The Cost of Real Food

One of the things that those of us who advocate for better eating hear regularly is that poor people can’t afford healthy food, and that only the affluent can afford to eat organic food.

It is true that organic and naturally produced items are usually more expensive than their industrial counterparts, but the notion that only the rich can afford to eat well is a dangerous myth.

Cherie has addressed this frequently on her blog and she knows all the facts about it better than I do.  Check out her blog for details on this.  But this morning I’ll touch on a few highlights.

Comparing the cost of a fast food meal and the cost of fresh produce is a false comparison.  This is often done to suggest that the poor eat fast food because they can’t afford fresh produce.  This fallacious argument was made in the movie Food, Inc. and it is widely believed.

It is wrong, however, to conclude that if fresh veggies won’t fit into today’s budget, then the only other choice is a meal from McDonalds.  Frozen veggies are cheap.  Beans and rice are cheap.  There are countless options for very inexpensive, healthy meals.  Fattening processed food is simply not the only alternative to fresh vegetables.

Of course most of the costs of processed food are externalized.  The chemical-based farmers who produce the corn and soy are heavily subsidized by federal tax dollars.  And of course we all end up bearing much of the cost of the health care expense that eating this food brings.  If those costs were added to the price of the processed food, then it would be much more expensive than organic.  As Joel Salatin says, “You think organic food is expensive?  Have you priced cancer lately?”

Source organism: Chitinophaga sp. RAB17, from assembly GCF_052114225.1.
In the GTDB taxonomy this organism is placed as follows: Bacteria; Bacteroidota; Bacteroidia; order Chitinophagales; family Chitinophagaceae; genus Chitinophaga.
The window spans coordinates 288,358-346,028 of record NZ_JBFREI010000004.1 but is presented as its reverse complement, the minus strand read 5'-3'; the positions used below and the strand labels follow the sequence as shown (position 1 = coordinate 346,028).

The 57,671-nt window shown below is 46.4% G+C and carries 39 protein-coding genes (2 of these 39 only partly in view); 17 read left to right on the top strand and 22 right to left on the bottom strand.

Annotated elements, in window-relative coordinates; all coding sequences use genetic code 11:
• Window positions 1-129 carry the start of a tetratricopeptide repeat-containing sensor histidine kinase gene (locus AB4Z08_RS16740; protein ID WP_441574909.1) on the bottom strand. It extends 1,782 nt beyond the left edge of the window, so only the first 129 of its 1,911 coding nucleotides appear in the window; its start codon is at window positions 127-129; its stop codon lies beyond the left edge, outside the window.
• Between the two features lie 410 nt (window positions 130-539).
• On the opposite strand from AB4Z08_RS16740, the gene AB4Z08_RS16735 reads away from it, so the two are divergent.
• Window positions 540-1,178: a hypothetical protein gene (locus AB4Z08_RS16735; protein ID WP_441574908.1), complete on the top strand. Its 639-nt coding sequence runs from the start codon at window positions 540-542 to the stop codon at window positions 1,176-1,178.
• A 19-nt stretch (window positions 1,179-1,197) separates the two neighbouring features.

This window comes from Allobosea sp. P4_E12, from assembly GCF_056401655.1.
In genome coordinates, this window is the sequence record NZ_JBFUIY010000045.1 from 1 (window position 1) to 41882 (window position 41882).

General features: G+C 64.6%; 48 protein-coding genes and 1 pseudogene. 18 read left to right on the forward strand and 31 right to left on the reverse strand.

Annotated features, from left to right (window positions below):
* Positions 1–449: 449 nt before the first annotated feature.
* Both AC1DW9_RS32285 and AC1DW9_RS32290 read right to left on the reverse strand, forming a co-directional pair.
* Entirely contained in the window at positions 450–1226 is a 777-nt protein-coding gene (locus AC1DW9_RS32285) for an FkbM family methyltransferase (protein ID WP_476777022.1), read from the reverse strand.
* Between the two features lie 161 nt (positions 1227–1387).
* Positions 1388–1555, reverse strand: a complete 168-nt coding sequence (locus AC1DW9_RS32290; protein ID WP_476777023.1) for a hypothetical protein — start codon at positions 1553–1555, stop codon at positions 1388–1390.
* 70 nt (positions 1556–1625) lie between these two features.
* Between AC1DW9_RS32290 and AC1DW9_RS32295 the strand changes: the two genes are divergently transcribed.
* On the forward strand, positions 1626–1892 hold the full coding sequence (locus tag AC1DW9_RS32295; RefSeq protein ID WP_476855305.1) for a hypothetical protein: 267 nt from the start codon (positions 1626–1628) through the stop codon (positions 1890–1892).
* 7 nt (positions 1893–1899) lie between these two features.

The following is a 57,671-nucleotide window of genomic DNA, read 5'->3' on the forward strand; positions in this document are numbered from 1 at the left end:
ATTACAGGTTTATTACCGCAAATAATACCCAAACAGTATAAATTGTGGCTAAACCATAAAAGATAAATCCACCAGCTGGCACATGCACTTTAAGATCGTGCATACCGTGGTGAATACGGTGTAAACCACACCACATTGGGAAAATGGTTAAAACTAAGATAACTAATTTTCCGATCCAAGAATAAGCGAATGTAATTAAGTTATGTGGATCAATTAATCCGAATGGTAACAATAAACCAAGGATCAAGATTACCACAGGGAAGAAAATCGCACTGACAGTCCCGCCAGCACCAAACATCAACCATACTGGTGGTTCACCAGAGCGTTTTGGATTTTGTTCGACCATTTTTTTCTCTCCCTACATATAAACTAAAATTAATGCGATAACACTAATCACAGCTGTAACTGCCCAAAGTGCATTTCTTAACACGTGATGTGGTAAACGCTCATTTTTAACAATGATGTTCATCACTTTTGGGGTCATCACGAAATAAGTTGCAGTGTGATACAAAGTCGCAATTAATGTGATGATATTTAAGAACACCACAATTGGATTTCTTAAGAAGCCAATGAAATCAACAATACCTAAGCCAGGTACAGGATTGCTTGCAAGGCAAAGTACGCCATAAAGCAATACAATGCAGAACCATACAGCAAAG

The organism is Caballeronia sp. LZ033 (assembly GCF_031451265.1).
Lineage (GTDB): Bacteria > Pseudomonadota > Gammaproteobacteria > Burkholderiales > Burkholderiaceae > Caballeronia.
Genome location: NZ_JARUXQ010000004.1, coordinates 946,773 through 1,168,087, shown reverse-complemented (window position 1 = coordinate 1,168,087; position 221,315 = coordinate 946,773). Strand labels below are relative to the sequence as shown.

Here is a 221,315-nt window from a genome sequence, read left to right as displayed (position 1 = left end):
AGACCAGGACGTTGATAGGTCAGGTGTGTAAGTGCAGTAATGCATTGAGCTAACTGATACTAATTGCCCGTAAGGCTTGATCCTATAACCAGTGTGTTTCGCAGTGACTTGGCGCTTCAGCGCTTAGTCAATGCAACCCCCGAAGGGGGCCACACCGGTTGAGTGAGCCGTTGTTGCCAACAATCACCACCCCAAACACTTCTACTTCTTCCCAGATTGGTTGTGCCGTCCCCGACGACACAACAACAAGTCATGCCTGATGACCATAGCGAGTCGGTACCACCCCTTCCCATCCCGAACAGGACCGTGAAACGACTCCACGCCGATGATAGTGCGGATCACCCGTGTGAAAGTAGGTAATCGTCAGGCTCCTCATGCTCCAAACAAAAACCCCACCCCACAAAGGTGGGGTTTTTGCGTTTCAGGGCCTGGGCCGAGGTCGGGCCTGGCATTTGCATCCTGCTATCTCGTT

Before I go too far down the rabbit hole, I’ll close with a few thoughts about the cost of breakfast.  Many Americans spend lots of money to buy sugary breakfast cereals.  There is almost no nutritional value in them and they’re produced from the cheapest, government-subsidized grains.  The packaging costs far more than the stuff in the box.

Cherie pointed out to me recently that grits cost 4 cents per serving.  Four cents!  A person could eat a bowl of grits every morning for a month and barely spend a dollar.

We charge $4/dozen for our eggs and $6/lb for our sausage.  That is expensive compared to what’s offered in the grocery stores.  But even at those prices, you could have a couple of eggs with the grits and still spend less than a dollar for breakfast.  If you’re really hungry you could add a sausage patty for another 75 cents or so.

I’ve been on a very tight food budget before and I know what it’s like.  So I don’t fault those who have to compromise sometimes on the quality of what they’d otherwise buy.  But we ought not to reinforce the false notion that it is somehow necessary to eat unhealthy food.  It just isn’t true.

Love Wins